Another issue that a lack of diversity can make businesses encounter is hiring a ‘lemon’. For those of you who have ever purchased a car, you’ll know that a ‘lemon’ is a car that is cheap to purchase, but needs a lot of work – and this only comes to light once the transaction has been made and the car hits the road.

Similarly, new recruits can be ‘lemons’. If an employer doesn’t search beyond candidates existing in their networks because they lack resource, they could be missing out on a higher calibre of candidates. Instead, they’re left to pick the best possible from a small pool, none of which may be a perfect fit. And as any recruiter, manager, or business owners know, employees who aren’t a right fit can drain time, money, and resources, especially if they decide the job is not for them. This way, using diversity as a driving force, your recruitment strategy can not only help you to achieve better representation, but to achieve better results for your business.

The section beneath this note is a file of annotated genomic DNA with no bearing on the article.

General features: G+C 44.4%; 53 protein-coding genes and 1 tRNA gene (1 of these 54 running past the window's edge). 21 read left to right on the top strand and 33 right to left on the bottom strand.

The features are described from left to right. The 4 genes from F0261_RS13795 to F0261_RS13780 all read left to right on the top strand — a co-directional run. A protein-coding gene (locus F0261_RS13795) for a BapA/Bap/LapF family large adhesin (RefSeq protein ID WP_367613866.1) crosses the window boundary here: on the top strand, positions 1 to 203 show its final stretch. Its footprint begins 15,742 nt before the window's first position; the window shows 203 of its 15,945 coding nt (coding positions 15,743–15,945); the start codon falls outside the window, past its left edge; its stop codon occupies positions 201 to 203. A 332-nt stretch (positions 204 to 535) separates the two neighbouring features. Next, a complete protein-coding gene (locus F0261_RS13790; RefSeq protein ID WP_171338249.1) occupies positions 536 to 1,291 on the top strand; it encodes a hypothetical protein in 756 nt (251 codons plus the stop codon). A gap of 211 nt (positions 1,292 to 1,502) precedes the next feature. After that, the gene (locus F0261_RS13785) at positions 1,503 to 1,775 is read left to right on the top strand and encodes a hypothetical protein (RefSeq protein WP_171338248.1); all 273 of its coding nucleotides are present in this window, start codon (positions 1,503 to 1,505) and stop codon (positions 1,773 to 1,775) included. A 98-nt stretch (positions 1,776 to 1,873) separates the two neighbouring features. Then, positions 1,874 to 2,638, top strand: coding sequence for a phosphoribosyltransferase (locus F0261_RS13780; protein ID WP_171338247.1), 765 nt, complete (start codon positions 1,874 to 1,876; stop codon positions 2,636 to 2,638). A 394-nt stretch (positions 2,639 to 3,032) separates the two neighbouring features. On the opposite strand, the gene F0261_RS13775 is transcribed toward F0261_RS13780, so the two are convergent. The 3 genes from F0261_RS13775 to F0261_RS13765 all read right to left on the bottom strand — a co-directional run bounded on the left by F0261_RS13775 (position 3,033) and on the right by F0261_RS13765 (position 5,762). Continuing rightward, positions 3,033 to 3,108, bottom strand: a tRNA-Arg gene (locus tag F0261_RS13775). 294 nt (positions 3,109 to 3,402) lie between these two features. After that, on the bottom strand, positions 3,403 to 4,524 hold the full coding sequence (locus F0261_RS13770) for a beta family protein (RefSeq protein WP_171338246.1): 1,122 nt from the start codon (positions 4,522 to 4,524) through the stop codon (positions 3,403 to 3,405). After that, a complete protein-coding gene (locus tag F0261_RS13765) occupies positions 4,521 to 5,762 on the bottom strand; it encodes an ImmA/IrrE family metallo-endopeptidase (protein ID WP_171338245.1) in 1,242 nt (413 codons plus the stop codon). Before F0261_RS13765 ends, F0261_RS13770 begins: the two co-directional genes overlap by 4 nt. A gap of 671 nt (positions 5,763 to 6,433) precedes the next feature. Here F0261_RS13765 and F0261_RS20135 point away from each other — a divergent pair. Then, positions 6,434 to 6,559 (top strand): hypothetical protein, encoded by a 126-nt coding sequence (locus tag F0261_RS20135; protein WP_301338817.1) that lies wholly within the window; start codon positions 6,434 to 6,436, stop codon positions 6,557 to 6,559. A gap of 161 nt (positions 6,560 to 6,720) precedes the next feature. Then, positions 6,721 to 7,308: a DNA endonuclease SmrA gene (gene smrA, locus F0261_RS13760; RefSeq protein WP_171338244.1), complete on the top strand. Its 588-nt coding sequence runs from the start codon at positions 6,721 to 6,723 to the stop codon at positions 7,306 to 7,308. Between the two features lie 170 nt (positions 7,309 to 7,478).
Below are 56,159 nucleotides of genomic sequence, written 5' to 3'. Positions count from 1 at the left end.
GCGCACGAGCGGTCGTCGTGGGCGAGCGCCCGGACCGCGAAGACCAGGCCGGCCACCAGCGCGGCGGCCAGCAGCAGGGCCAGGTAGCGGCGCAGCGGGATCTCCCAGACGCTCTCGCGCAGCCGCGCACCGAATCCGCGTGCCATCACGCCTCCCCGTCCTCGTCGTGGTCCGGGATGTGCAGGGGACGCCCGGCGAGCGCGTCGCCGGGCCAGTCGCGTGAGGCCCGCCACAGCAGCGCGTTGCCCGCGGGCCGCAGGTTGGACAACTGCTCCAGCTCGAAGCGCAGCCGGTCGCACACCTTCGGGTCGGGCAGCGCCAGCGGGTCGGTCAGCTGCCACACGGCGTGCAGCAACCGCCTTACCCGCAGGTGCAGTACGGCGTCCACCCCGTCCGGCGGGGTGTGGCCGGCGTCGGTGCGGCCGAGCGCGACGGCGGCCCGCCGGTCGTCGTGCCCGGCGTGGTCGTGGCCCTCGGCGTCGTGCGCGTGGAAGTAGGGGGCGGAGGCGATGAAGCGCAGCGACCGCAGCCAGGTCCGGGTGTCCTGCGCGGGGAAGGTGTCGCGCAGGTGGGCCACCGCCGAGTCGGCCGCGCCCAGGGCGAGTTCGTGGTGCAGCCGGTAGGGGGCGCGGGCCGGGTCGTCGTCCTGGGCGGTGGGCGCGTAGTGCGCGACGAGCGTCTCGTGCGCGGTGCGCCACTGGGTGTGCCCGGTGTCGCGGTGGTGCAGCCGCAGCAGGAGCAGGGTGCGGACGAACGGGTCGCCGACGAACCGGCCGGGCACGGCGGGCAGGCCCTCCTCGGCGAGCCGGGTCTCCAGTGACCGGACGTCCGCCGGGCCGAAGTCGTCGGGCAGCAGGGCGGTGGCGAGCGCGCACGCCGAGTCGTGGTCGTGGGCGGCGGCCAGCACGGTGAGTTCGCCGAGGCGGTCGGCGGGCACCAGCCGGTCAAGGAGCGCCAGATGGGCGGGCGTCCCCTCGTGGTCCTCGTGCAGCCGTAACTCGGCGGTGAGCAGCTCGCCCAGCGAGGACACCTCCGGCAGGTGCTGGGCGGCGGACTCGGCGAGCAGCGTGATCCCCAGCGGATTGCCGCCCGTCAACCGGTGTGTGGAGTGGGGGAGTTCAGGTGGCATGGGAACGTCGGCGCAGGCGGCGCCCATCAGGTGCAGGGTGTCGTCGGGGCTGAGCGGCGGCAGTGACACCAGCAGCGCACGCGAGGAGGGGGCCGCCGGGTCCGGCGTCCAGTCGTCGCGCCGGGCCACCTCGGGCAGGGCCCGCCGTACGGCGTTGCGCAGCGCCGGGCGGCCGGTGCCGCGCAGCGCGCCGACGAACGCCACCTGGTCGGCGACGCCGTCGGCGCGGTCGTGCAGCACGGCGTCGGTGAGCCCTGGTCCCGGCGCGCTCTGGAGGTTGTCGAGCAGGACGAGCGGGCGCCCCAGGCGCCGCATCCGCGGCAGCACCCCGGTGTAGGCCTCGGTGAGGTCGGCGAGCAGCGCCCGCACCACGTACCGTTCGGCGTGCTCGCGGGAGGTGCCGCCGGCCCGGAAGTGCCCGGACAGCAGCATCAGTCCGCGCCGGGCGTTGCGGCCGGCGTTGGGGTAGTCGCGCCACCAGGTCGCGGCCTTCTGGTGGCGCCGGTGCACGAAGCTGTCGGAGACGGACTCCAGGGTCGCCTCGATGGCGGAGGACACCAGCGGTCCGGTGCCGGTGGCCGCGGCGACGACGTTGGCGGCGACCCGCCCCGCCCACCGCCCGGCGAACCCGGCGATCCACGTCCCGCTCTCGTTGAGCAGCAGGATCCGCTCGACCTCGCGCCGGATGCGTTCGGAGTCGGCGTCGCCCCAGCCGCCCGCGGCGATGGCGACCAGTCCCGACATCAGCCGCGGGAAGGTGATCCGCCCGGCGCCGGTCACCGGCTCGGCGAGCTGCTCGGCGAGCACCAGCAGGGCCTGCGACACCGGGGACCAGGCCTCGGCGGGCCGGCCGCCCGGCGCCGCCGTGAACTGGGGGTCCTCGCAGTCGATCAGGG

Overstating the issue?

‘Hidden’ ways of hiring aren’t black and white, especially when we consider how difficult recruitment can be from a small business’s perspective. Principally, it’s a way of cutting out potentially unnecessary bureaucracy and reducing costs whilst still arriving at the objective of hiring a new employee. Moreover, it mustn’t be forgotten that at the heart of ‘hidden recruitment’ is the fact that this is simply the process of networking and meeting new contacts.

One of the problems with denouncing this way of hiring people is that it is simply too difficult to quantify exactly how many jobs could be classified as ‘hidden’. In some cases, there may not have been a conscious decision to hire internally or through existing contacts, but quite simply the right candidate presented themselves through these means.

That said, even if its existence is exaggerated, the hidden job market certainly exists and efforts need to be made in addressing its effects on diversity in our small businesses. As industry leaders, it’s our role to influence the way we approach recruitment. The solution is not a ban or prescribed third-party advertising, but open dialogue around how we can help those who lack resource to achieve more inclusive teams and the benefits a diverse team will give them.

Safaraz Ali is the founder of Pathway Group, an established education, recruitment, training and welfare to work provider. His upcoming book, Canny Bites: 52 bites of business wisdom for leaders and entrepreneurs, will be available from


I am the founder of Startup Today. I am the main writer and have put in many hours of work into creating this blog. If you want to find out more about me then lets get in contact.